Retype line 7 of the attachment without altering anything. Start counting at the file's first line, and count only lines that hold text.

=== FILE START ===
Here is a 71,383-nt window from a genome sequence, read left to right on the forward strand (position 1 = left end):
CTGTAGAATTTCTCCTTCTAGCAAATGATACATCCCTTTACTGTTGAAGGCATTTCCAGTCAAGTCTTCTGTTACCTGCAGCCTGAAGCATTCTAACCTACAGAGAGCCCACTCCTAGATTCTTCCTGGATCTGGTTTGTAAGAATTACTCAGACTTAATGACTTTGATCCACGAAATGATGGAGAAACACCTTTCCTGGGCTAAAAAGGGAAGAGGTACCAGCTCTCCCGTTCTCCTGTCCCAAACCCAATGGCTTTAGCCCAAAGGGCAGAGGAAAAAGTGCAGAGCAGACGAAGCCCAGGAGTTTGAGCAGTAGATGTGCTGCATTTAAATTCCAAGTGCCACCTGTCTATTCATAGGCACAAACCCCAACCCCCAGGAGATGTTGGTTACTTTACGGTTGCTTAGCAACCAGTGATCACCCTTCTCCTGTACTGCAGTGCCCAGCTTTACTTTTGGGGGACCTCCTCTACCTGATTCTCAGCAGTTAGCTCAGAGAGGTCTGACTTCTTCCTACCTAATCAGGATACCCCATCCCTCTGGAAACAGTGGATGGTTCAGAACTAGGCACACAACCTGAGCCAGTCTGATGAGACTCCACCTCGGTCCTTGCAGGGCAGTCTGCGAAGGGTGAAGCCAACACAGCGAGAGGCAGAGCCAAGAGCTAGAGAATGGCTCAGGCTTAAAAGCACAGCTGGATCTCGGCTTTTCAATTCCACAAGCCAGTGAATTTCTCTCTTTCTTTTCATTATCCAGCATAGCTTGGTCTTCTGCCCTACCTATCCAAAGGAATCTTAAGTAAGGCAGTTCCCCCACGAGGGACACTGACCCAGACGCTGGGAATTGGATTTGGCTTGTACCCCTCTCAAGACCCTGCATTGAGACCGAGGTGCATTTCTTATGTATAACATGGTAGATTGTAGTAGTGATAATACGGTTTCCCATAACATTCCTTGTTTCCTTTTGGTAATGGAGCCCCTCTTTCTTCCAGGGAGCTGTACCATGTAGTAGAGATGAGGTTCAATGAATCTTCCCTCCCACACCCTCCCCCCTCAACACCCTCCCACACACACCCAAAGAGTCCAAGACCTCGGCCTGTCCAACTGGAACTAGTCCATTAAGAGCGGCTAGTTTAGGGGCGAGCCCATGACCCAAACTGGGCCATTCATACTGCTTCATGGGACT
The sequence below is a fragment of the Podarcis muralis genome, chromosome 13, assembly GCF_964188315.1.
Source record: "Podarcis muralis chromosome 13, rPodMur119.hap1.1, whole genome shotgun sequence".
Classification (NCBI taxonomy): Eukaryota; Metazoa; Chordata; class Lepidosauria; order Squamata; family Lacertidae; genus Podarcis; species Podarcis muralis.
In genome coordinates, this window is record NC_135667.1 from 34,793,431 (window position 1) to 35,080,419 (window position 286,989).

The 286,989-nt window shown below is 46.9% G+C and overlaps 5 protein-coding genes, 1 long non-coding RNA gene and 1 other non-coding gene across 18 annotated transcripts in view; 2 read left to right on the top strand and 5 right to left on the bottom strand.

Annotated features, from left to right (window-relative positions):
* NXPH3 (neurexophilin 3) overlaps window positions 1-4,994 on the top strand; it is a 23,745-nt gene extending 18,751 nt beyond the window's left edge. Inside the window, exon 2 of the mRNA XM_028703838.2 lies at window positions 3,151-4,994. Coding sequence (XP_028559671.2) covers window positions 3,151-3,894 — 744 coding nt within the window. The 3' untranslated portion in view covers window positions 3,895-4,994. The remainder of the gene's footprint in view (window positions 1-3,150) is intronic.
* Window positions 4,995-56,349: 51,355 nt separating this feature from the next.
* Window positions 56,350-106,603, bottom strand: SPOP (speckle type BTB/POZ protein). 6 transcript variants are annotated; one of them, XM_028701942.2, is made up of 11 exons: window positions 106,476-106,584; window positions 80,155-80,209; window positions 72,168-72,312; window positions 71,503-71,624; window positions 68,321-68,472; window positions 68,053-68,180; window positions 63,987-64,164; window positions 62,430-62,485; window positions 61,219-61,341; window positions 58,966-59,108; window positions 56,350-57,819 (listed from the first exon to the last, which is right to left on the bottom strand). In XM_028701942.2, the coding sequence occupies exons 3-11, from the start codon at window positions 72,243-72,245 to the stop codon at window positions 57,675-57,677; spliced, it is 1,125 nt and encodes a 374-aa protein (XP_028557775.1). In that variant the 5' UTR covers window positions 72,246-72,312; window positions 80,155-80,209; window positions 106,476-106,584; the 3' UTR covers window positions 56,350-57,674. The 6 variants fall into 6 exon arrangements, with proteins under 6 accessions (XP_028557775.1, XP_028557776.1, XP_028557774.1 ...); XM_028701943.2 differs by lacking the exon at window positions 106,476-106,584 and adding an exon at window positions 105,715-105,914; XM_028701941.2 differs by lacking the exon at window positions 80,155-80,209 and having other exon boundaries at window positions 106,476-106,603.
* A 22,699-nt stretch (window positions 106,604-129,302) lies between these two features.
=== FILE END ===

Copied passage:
The 286,989-nt window shown below is 46.9% G+C and overlaps 5 protein-coding genes, 1 long non-coding RNA gene and 1 other non-coding gene across 18 annotated transcripts in view; 2 read left to right on the top strand and 5 right to left on the bottom strand.